How YouTube’s top stars like Russell Brand can make millions of pounds from their videos


How YouTube's top stars like Russell Brand can make millions of pounds from their videos

YouTube is big business – not just for Google, but the creators who produce videos for it as well.

The online video platform has two billion users, boasts annual revenue of almost $30bn (£24.2bn), and its best paid stars make tens of millions of pounds each every year.

It’s proved lucrative enough for celebrities like Russell Brand to pivot away from traditional media – but after sexual abuse allegations were made against him – allegations he denies – Google suspended ads on his channel.

Sky News looks at how crucial advertising cash is to a YouTuber‘s income – and how else they make their money.

Building an audience

Adverts are the source of most of Google and YouTube’s revenue.

YouTube then shares that money with its creators, but only if they are part of its partner programme.

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A creator’s channel needs at least 1,000 subscribers to be eligible for ads, and then viewers need to have spent 4,000 hours watching their videos over the past 12 months.

Alternatively, they can have amassed 10 million YouTube Shorts views in the past 90 days (this is the TikTok-style vertical video feed the platform added in 2020).

With more than six million subscribers and videos that regularly amass hundreds of thousands of views, Brand comfortably met the threshold years ago.

How YouTube's top stars like Russell Brand can make millions of pounds from their videos

Meeting the criteria

YouTube’s creators who have enough subscribers and views still need to meet some other criteria.

One is to meet the platform’s community guidelines, which don’t allow things like nudity and hate speech.

The guidelines only ban “certain types” of misinformation. For example, YouTube has stopped removing videos that falsely claim the 2020 US presidential election was stolen.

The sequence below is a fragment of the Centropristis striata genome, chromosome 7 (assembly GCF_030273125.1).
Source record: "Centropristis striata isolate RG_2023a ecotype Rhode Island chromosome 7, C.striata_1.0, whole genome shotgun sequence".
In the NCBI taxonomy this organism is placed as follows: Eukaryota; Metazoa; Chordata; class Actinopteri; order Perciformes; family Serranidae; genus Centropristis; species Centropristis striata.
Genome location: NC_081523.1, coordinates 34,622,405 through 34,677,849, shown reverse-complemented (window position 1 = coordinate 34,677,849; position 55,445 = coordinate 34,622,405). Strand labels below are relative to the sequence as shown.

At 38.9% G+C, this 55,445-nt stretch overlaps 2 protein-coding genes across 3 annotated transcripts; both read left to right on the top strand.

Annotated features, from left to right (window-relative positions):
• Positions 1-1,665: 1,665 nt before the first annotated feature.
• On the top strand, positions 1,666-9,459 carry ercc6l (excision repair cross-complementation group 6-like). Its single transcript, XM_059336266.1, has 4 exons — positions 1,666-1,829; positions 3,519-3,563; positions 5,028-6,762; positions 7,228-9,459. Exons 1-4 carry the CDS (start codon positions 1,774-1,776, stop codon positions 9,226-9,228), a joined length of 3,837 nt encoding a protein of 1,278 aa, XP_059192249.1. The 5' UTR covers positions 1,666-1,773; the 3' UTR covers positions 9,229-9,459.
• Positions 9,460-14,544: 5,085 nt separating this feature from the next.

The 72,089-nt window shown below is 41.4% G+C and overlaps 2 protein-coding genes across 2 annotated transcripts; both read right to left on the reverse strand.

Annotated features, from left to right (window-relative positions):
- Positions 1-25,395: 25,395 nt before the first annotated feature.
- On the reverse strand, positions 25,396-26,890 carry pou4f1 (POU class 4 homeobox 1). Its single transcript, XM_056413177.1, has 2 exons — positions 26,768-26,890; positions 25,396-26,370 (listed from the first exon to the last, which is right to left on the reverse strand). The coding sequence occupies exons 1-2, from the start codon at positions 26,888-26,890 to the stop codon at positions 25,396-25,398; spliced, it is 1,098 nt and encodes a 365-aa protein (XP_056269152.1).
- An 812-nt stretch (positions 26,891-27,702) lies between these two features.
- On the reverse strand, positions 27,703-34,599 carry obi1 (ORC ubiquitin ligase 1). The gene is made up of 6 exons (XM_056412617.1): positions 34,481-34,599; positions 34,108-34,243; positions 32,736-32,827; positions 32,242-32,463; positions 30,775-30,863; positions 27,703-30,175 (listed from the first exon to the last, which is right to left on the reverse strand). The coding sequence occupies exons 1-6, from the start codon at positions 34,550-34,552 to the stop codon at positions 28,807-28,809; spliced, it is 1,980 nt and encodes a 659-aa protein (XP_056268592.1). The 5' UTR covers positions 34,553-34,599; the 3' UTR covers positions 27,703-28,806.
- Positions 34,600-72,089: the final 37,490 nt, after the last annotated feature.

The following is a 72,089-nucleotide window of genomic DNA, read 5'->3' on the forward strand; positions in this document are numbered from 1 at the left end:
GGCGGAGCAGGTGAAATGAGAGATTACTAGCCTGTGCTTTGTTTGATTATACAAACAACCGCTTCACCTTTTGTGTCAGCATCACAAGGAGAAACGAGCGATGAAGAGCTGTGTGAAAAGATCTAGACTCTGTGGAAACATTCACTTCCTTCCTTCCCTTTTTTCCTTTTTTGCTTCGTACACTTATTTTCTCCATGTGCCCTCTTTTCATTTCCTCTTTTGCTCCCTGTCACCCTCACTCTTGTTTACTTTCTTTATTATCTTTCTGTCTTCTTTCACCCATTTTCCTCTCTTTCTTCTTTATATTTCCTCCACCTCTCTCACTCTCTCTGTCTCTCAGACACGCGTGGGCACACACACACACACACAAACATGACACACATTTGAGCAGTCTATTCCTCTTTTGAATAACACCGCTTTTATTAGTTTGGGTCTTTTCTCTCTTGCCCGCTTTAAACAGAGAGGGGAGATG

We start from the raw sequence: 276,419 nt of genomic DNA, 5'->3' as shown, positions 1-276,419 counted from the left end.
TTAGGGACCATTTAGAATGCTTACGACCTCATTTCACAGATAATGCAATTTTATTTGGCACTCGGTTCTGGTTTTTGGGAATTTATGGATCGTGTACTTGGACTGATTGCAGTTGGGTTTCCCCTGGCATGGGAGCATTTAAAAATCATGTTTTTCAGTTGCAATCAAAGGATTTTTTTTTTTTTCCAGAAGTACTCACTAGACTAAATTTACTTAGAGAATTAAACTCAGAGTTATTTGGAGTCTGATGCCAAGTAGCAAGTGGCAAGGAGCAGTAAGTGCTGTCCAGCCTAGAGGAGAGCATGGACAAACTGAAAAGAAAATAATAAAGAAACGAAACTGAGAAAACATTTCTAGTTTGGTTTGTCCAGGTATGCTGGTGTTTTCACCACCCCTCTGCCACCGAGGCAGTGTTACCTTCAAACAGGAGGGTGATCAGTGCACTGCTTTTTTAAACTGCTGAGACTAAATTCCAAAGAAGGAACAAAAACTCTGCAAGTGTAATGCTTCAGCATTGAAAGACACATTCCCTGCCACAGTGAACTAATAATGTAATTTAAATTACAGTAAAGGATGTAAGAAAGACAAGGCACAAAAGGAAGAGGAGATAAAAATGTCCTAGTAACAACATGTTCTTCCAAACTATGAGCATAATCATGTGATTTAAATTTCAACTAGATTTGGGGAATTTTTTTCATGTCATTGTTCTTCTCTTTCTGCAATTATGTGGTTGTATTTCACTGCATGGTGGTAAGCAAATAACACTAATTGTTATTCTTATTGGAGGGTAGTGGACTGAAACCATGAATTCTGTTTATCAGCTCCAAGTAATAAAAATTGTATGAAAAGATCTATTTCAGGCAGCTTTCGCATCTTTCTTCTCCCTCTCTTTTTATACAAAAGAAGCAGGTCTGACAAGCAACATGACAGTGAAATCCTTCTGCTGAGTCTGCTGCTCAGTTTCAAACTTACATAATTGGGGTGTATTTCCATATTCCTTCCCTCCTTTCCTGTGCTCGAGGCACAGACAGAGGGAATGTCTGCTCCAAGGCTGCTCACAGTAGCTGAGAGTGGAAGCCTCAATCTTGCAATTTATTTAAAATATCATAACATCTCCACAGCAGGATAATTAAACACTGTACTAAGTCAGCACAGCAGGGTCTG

Creators must also follow Google’s AdSense policies, which are designed to stop them making repetitive content or entirely reusing old clips and must not misrepresent themselves or attempt to artificially inflate their views.

And YouTube stresses the importance of advertisers wanting to associate their brands with their creators’ content, meaning any behaviour – including off-platform – which has a negative impact on the whole community will see monetisation turned off.

This would be where the Brand allegations, which he denies, come in.

A YouTube spokesperson told Sky News: “While these behaviours are rare, they can cause widespread harm to the YouTube community and potentially damage the trust among creators, users, and advertisers.”

How YouTube's top stars like Russell Brand can make millions of pounds from their videos

The role of adverts

If a creator meets the criteria, they can apply to the partner programme and will be reviewed by YouTube.

If accepted, they can run adverts on shorts and videos – and the longer the video, the more ads you can run.

The revenue split is 55:45 in favour of creators.

As for how much money ads can generate, it varies wildly, but creators get paid per 1,000 views on a video.

James Hacking, of social media marketing agency Socially Powerful, told Sky News: “Some creators will only get $1 per 1,000 views, others can get up to $30 or even more.”

The fees can fluctuate too – for example, a holiday vlogger might expect more ad money from a travel company in summer months, while a tech reviewer may get more from a phone case firm when a new iPhone is on the way.

Tech journalist Chris Stokel-Walker estimated that YouTube ads alone could earn Brand anywhere between $70,000 (£57,000) and $1m (£810,000) a year.

How YouTube's top stars like Russell Brand can make millions of pounds from their videos

How else YouTubers make money

Jordan Platten, who shares business tips with his 260,000 subscribers, makes £10,000 to £15,000 a month from approximately 500,000 views.

But he told Sky News, sponsorship – where creators get paid directly by companies and brands for endorsing their products in videos – is “where the big money is”.

He estimated Brand could be making millions of pounds from such deals.

Recent videos from Brand, which include conspiracy theories about climate change and COVID-19, have included promotions for a skincare company and VPN provider.

Mr Hacking said this appeals to creators as they can ask for what they want, rather than rely on YouTube’s rates.

“Content that drives a lot of engagement pays quite well – the more controversial the topic, the more interested the viewers are, the more it gets shared across socials,” he added.

“Brand is usually pumping out three to four videos a week and some get up to a million views, so he’s probably doing quite well.”

YouTube itself offers other monetisation opportunities, including letting viewers become members of a channel, which grants various perks for a monthly fee.

Creators can also connect an external online shop to their channel to showcase products under videos, and fans in comments and live chats can pay to have their messages appear more prominently.

And like with adverts, YouTube shares revenue it gets from its own premium membership (which removes ads) if a subscriber watches a channel’s video.


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